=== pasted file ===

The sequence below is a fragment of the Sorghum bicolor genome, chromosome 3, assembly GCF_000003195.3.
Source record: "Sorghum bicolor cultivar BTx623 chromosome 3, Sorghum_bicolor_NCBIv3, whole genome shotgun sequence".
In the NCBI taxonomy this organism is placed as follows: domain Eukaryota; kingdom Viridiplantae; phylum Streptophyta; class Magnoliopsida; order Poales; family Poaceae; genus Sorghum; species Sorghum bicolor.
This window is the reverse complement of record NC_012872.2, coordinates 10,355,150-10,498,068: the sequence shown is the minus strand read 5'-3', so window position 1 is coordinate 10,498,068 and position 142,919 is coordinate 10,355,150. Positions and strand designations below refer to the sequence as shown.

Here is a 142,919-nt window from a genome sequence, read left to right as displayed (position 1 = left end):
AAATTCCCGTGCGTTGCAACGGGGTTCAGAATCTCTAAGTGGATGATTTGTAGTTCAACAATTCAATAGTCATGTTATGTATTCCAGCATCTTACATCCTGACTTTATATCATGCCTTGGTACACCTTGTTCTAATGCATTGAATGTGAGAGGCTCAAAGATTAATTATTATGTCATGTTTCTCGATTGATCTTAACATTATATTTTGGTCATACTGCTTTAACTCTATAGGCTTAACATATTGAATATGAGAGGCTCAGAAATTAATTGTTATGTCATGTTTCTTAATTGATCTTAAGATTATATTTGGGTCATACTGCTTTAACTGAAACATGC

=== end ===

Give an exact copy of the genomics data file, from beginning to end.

The sequence below is a fragment of the Sorghum bicolor genome, chromosome 3, assembly GCF_000003195.3.
Source record: "Sorghum bicolor cultivar BTx623 chromosome 3, Sorghum_bicolor_NCBIv3, whole genome shotgun sequence".
In the NCBI taxonomy this organism is placed as follows: domain Eukaryota; kingdom Viridiplantae; phylum Streptophyta; class Magnoliopsida; order Poales; family Poaceae; genus Sorghum; species Sorghum bicolor.
This window is the reverse complement of record NC_012872.2, coordinates 10,355,150-10,498,068: the sequence shown is the minus strand read 5'-3', so window position 1 is coordinate 10,498,068 and position 142,919 is coordinate 10,355,150. Positions and strand designations below refer to the sequence as shown.

Here is a 142,919-nt window from a genome sequence, read left to right as displayed (position 1 = left end):
AAATTCCCGTGCGTTGCAACGGGGTTCAGAATCTCTAAGTGGATGATTTGTAGTTCAACAATTCAATAGTCATGTTATGTATTCCAGCATCTTACATCCTGACTTTATATCATGCCTTGGTACACCTTGTTCTAATGCATTGAATGTGAGAGGCTCAAAGATTAATTATTATGTCATGTTTCTCGATTGATCTTAACATTATATTTTGGTCATACTGCTTTAACTCTATAGGCTTAACATATTGAATATGAGAGGCTCAGAAATTAATTGTTATGTCATGTTTCTTAATTGATCTTAAGATTATATTTGGGTCATACTGCTTTAACTGAAACATGC